Quality initiatives* radiation risk: what you should know to tell your patient.
ABSTRACT The steady increase in the number of radiologic procedures being performed is undeniably having a beneficial impact on healthcare. However, it is also becoming common practice to quantify the health detriment from radiation exposure by calculating the number of cancer-related deaths inferred from the effective dose delivered to a given patient population. The inference of a certain number of expected deaths from the effective dose is to be discouraged, but it remains important as a means of raising professional awareness of the danger associated with ionizing radiation. The risk associated with a radiologic examination appears to be rather low compared with the natural risk. However, any added risk, no matter how small, is unacceptable if it does not benefit the patient. The concept of diagnostic reference levels should be used to reduce variations in practice among institutions and to promote optimal dose indicator ranges for specific imaging protocols. In general, the basic principles of radiation protection (eg, justification and optimization of a procedure) need to be respected to help counteract the unjustified explosion in the number of procedures being performed.
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ABSTRACT: An increase has been observed not only in the absolute number of CT examinations but also in the length of coverage and number of scanning phases, with the result that exposure to ionising radiation from CT is becoming an increasingly serious problem. The extent of the problem is not entirely known and cannot be adequately addressed without proper knowledge of all the phases that leads to the effective dose calculation. In light of the growing awareness of the issue of ionising radiation dose and the possible risk for the individual and the population, there is a need for radiologists, medical physicists and radiographers to play an active role in dose management. In this review, the authors try to delineate the problem in a consequential and multifaceted way: radiation-patient interaction, possible mechanisms of damage, main CT dose units, risk and its quantification in the population, with the aim of optimising the acquisition dose without diagnostic drawbacks. For an "up-to-date" use of CT, radiologists must know the dose concerns for the single patient and population, and use the CT apparatus with the best dose care; substitute CT with other diagnostic techniques when possible, especially in children; reduce the number/extension of scans and phases, and the dose in single scans and single examinations.La radiologia medica 03/2014; · 1.46 Impact Factor
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ABSTRACT: OBJECTIVE. The purpose of this article is to use clinical scenarios to explore aspects of ionizing radiation imparted to patients undergoing CT examinations. Examination appropriateness, effective doses, cancer risks, and pertinent dose reduction strategies are reviewed. CONCLUSION. CT accounts for the majority of radiation exposure related to medical imaging. Medical professionals should have a working knowledge of the benefits and risks of medical radiation and an understanding of strategies for reducing CT radiation dose.American Journal of Roentgenology 12/2013; 201(6):1283-1290. · 2.90 Impact Factor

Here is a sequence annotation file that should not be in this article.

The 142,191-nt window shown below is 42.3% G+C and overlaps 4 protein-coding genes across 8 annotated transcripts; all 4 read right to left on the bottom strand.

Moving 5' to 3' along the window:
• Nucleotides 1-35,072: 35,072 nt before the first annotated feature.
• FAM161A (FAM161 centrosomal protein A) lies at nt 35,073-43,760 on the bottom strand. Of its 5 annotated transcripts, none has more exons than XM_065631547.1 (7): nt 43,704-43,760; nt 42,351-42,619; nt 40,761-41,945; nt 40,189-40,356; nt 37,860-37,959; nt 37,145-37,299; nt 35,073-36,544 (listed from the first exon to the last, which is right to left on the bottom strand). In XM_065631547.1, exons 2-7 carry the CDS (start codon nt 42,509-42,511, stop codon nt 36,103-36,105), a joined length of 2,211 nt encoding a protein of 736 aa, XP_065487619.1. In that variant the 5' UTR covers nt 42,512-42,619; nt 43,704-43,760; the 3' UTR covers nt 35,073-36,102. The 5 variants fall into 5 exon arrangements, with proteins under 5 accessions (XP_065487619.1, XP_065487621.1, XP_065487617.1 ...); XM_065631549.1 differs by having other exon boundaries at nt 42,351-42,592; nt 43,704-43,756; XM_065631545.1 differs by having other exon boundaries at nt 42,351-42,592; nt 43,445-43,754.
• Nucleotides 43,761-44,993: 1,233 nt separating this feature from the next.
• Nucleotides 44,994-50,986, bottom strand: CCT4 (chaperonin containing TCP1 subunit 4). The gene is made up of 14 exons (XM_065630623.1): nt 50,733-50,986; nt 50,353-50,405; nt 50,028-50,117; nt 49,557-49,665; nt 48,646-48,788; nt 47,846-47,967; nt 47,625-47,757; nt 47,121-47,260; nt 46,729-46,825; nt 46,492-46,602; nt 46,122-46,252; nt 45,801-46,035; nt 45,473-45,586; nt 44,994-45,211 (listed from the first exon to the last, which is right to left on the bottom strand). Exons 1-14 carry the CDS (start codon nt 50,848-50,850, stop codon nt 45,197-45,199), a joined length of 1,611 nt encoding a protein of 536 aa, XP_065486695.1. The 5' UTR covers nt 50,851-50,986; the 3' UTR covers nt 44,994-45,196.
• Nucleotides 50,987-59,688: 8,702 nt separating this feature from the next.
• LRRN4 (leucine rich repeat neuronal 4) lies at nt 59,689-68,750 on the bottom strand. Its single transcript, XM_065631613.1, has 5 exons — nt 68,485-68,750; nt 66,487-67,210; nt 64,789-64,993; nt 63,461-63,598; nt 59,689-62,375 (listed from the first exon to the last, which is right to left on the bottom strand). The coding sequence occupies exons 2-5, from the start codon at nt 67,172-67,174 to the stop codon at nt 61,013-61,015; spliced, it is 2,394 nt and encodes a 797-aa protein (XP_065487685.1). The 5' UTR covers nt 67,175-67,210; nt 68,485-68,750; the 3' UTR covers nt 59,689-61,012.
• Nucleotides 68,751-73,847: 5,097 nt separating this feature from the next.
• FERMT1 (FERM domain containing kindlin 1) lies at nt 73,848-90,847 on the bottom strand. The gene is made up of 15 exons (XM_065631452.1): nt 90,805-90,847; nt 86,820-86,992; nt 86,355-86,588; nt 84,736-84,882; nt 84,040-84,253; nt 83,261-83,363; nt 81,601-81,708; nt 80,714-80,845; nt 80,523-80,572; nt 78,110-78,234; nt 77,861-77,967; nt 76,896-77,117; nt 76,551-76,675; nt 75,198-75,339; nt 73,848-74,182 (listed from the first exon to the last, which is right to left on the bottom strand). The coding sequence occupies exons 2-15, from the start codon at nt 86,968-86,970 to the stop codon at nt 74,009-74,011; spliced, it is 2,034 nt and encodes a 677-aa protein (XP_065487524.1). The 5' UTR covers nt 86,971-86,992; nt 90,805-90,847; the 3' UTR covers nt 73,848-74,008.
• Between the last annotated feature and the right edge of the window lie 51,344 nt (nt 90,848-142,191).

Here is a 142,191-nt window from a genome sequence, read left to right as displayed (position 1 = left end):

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ABSTRACT: New tracking navigation imaging software was used to evaluate the usefulness of three dimensional (3D) CT angiography for transcatheter arterial chemoembolization (TACE) in patients with hepatocellular carcinoma (HCC). Fifty-two patients with 73 HCCs were enrolled in this study retrospectively. Rotational angiography was performed from the hepatic artery for evaluation of the tumor feeding vessels. Arteries feeding the tumor were traced automatically by adjusting the region of interest around the targeted tumor on axial and coronal images using tracking navigation imaging with 3D cone-beam CT angiography. Using final selective angiographic findings as the gold standard, the detection of feeding vessels was 90.4% (66/73) for tracking navigation imaging and 50.7% (37/73) for celiac trunk angiography. This difference was statistically significant (Wilcoxon rank sum test, p < 0.001). The sensitivity, specificity, positive predictive value, and negative predictive value for the detection of feeding arteries were 97.1% (66/68), 80.0% (4/5), 98.5% (66/67), and 66.7% (4/6), respectively. The kappa coefficient had a value of 0.638 (95% CI: 0.471-0.805), which is considered to indicate a good degree of agreement. With the assistance of tracking navigation imaging, the disease control rate of TACE for HCC was 67.3% (35/52) according to the modified Response Evaluation Criteria in Solid Tumors. During follow-up periods of 1-11 months, 10 patients (19.2%) remained cancer-free after TACE. Tracking navigation imaging with 3D cone-beam CT angiography should be useful for TACE in HCC patients with complicated feeding arteries.Liver cancer. 03/2014; 3(1):53-61.